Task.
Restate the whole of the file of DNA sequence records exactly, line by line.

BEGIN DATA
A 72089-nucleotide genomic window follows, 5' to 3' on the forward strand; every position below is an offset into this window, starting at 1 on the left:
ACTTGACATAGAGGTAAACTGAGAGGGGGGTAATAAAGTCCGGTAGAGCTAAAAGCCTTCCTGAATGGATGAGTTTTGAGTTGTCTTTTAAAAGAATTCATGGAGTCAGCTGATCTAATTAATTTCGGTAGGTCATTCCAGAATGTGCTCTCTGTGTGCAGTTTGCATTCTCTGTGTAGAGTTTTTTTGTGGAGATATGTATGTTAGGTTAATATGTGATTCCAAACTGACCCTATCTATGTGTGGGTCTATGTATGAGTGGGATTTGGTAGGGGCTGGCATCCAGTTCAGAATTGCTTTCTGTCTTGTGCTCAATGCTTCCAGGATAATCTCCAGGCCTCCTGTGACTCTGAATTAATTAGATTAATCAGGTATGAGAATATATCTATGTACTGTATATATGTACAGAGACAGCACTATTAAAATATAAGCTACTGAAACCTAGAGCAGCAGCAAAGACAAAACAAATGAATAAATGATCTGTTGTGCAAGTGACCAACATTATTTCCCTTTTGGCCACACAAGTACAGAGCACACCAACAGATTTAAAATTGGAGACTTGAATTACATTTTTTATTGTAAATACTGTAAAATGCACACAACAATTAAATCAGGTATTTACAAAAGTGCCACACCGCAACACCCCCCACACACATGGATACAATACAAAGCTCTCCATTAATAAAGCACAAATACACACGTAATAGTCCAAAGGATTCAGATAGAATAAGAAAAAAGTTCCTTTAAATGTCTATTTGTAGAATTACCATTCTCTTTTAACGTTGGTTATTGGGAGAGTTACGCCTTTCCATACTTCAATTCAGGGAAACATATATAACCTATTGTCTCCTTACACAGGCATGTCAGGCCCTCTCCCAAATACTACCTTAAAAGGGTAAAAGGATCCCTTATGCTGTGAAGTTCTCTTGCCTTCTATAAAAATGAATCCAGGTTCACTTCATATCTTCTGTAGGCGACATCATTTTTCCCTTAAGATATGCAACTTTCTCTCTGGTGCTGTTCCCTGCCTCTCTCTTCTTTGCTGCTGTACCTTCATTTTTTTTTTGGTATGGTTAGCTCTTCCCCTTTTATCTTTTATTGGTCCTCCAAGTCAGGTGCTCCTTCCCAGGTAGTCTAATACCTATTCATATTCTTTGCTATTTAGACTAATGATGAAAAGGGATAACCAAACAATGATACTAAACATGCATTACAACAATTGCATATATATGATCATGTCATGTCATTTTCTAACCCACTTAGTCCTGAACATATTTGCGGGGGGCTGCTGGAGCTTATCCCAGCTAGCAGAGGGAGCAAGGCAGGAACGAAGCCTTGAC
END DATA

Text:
A 72089-nucleotide genomic window follows, 5' to 3' on the forward strand; every position below is an offset into this window, starting at 1 on the left:
ACTTGACATAGAGGTAAACTGAGAGGGGGGTAATAAAGTCCGGTAGAGCTAAAAGCCTTCCTGAATGGATGAGTTTTGAGTTGTCTTTTAAAAGAATTCATGGAGTCAGCTGATCTAATTAATTTCGGTAGGTCATTCCAGAATGTGCTCTCTGTGTGCAGTTTGCATTCTCTGTGTAGAGTTTTTTTGTGGAGATATGTATGTTAGGTTAATATGTGATTCCAAACTGACCCTATCTATGTGTGGGTCTATGTATGAGTGGGATTTGGTAGGGGCTGGCATCCAGTTCAGAATTGCTTTCTGTCTTGTGCTCAATGCTTCCAGGATAATCTCCAGGCCTCCTGTGACTCTGAATTAATTAGATTAATCAGGTATGAGAATATATCTATGTACTGTATATATGTACAGAGACAGCACTATTAAAATATAAGCTACTGAAACCTAGAGCAGCAGCAAAGACAAAACAAATGAATAAATGATCTGTTGTGCAAGTGACCAACATTATTTCCCTTTTGGCCACACAAGTACAGAGCACACCAACAGATTTAAAATTGGAGACTTGAATTACATTTTTTATTGTAAATACTGTAAAATGCACACAACAATTAAATCAGGTATTTACAAAAGTGCCACACCGCAACACCCCCCACACACATGGATACAATACAAAGCTCTCCATTAATAAAGCACAAATACACACGTAATAGTCCAAAGGATTCAGATAGAATAAGAAAAAAGTTCCTTTAAATGTCTATTTGTAGAATTACCATTCTCTTTTAACGTTGGTTATTGGGAGAGTTACGCCTTTCCATACTTCAATTCAGGGAAACATATATAACCTATTGTCTCCTTACACAGGCATGTCAGGCCCTCTCCCAAATACTACCTTAAAAGGGTAAAAGGATCCCTTATGCTGTGAAGTTCTCTTGCCTTCTATAAAAATGAATCCAGGTTCACTTCATATCTTCTGTAGGCGACATCATTTTTCCCTTAAGATATGCAACTTTCTCTCTGGTGCTGTTCCCTGCCTCTCTCTTCTTTGCTGCTGTACCTTCATTTTTTTTTTGGTATGGTTAGCTCTTCCCCTTTTATCTTTTATTGGTCCTCCAAGTCAGGTGCTCCTTCCCAGGTAGTCTAATACCTATTCATATTCTTTGCTATTTAGACTAATGATGAAAAGGGATAACCAAACAATGATACTAAACATGCATTACAACAATTGCATATATATGATCATGTCATGTCATTTTCTAACCCACTTAGTCCTGAACATATTTGCGGGGGGCTGCTGGAGCTTATCCCAGCTAGCAGAGGGAGCAAGGCAGGAACGAAGCCTTGAC